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March 2, 2022

Target Corp pumps US$5bn into growth drive with supply chain core focus

US department store retailer Target Corporation is to invest up to US$5bn to continue scaling its operations in 2022, with supply chain among its areas of focus.

By Beth Wright

“Years of investment in our team and business have driven our sales beyond $100bn and positioned Target to meet the needs of our guests no matter how they choose to shop,” says Michael Fiddelke, chief financial officer, Target. “We see substantial opportunities to build on our core capabilities to drive deeper guest engagement and long-term growth.”

Since 2019, Target’s same-day fulfillment services have grown nearly 400%, accounting for more than half of the company’s $13bn digital growth.

To add speed, efficiency and capacity to its fulfillment operation, Target continues to invest in sortation centres, which organise digital orders packed by local stores for fast neighbourhood deliveries. The company is expanding this model beyond Minneapolis, with five more facilities operating across Dallas, Houston, Austin, Atlanta, and Philadelphia by spring and another five planned to open later this year. Sortation centres enable a next-day shipping capability in dense markets and allow the company to further scale its stores-as-hubs strategy.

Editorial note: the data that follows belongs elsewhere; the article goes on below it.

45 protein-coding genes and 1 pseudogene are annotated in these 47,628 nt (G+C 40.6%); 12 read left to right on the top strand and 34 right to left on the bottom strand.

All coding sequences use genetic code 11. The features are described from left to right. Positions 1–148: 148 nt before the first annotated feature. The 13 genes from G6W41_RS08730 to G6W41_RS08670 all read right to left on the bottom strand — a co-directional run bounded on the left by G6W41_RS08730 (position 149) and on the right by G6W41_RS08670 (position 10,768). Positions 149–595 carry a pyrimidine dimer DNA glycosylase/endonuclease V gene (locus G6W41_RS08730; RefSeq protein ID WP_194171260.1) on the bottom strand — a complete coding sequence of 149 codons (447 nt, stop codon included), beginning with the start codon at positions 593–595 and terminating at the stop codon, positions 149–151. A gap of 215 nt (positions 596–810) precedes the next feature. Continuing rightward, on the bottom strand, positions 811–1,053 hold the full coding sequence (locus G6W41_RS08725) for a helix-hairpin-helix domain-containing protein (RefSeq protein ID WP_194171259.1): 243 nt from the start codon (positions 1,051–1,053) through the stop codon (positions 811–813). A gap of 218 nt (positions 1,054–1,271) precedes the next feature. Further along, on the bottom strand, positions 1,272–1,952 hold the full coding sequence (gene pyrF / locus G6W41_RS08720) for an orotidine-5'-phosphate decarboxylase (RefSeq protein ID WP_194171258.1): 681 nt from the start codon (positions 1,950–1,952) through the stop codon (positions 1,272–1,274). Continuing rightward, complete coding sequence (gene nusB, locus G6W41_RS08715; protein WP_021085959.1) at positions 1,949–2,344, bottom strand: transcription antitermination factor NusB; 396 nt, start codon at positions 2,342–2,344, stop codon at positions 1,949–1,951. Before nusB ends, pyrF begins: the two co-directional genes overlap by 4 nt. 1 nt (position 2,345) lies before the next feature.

Target also opened two new distribution facilities in 2021 to support the increased inventory flow to its stores. The company has another four facilities currently in development to expand supply chain capacity, with plans for several more in the next few years.

In 2022, Target also plans to open about 30 stores, with the new locations ranging in footprint, from mid-size locations in dense suburban areas to small-format stores in city centres like Charleston, SC, and New York’s Times Square. This flexibility enables Target to open stores of any size to meet community needs, the company says.

In addition to new stores, Target will build on the company’s remodel programme with 200 top-to-bottom renovations of its existing fleet, reaching more than half the chain since beginning this effort in 2017.

On top of the full-store remodels, Target will complete hundreds of smaller projects across the chain to support the growth of its fulfillment services and expanding in-store brand partnerships.

Meanwhile, Target’s ongoing technology investments fuel growing digital capabilities like Roundel, which optimises advertising placements on Target.com to deliver a more relevant, personalised guest experience and create value for partners. Roundel drove more than $1bn in value in 2021, and the company expects that to grow to over $2bn in the next few years.

The news comes as Target CEO Brian Cornell hailed a strong fourth-quarter performance that capped off a year of record growth in 2021.

The company’s total comparable sales grew 8.9% in the fourth quarter, reflecting comparable stores sales growth of 8.9% and digital sales growth of 9.2%. Total revenue of US$31bn grew 9.4% compared with last year, driven by sales growth of 9.4% and an 11.1% increase in other revenue. Net earnings, meanwhile, amounted to $1.54bn, up from $1.38bn in the prior-year quarter.

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